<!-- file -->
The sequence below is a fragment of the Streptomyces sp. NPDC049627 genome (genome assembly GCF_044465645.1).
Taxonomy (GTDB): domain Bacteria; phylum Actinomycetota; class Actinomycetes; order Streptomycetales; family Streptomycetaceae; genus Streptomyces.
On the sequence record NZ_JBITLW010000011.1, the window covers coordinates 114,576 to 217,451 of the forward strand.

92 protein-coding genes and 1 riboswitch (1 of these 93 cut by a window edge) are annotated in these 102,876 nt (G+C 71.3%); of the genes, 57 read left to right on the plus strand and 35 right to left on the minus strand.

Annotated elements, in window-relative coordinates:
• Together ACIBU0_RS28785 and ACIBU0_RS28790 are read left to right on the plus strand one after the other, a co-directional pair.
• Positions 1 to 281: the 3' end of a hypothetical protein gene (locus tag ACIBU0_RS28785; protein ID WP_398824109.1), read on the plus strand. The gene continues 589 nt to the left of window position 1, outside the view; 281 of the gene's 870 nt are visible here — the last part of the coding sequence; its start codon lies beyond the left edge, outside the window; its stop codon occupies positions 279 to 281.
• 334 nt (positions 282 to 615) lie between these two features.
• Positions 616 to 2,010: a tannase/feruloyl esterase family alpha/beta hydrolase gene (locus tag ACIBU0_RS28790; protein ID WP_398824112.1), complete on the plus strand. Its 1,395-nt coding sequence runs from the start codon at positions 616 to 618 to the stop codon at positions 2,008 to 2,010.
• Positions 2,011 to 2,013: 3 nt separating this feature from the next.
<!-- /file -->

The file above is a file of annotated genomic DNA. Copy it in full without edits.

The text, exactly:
The sequence below is a fragment of the Streptomyces sp. NPDC049627 genome (genome assembly GCF_044465645.1).
Taxonomy (GTDB): domain Bacteria; phylum Actinomycetota; class Actinomycetes; order Streptomycetales; family Streptomycetaceae; genus Streptomyces.
On the sequence record NZ_JBITLW010000011.1, the window covers coordinates 114,576 to 217,451 of the forward strand.

92 protein-coding genes and 1 riboswitch (1 of these 93 cut by a window edge) are annotated in these 102,876 nt (G+C 71.3%); of the genes, 57 read left to right on the plus strand and 35 right to left on the minus strand.

Annotated elements, in window-relative coordinates:
• Together ACIBU0_RS28785 and ACIBU0_RS28790 are read left to right on the plus strand one after the other, a co-directional pair.
• Positions 1 to 281: the 3' end of a hypothetical protein gene (locus tag ACIBU0_RS28785; protein ID WP_398824109.1), read on the plus strand. The gene continues 589 nt to the left of window position 1, outside the view; 281 of the gene's 870 nt are visible here — the last part of the coding sequence; its start codon lies beyond the left edge, outside the window; its stop codon occupies positions 279 to 281.
• 334 nt (positions 282 to 615) lie between these two features.
• Positions 616 to 2,010: a tannase/feruloyl esterase family alpha/beta hydrolase gene (locus tag ACIBU0_RS28790; protein ID WP_398824112.1), complete on the plus strand. Its 1,395-nt coding sequence runs from the start codon at positions 616 to 618 to the stop codon at positions 2,008 to 2,010.
• Positions 2,011 to 2,013: 3 nt separating this feature from the next.